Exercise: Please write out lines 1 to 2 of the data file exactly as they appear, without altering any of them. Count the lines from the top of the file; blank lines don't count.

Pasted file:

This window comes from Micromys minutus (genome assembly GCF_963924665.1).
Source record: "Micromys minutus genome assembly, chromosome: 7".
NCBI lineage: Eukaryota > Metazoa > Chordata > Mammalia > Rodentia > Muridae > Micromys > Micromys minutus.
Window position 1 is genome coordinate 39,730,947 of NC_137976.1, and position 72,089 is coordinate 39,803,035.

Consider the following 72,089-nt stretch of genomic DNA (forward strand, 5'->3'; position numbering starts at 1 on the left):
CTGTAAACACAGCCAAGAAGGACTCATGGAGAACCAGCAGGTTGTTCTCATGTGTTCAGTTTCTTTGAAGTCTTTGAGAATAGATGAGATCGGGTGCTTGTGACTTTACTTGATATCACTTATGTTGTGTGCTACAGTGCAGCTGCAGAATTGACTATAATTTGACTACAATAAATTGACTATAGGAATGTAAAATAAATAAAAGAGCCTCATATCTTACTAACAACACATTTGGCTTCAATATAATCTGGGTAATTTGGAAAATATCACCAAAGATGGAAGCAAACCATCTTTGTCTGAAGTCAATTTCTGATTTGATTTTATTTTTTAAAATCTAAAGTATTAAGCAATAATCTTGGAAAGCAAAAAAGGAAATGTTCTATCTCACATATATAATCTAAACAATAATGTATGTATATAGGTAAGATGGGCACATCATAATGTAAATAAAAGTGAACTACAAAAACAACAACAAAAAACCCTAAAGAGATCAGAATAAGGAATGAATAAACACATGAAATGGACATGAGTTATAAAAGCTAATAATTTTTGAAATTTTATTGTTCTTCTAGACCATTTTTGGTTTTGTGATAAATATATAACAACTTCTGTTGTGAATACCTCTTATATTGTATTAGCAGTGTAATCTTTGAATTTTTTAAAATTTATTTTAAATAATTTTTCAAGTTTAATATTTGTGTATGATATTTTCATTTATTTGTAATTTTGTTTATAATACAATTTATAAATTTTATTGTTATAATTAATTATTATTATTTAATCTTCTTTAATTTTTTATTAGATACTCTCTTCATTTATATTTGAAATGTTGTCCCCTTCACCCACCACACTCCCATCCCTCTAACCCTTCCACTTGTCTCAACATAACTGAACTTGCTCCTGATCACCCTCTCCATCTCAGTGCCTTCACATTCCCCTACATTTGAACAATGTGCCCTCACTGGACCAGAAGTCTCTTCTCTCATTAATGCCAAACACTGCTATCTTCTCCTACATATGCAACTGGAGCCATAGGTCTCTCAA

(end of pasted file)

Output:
This window comes from Micromys minutus (genome assembly GCF_963924665.1).
Source record: "Micromys minutus genome assembly, chromosome: 7".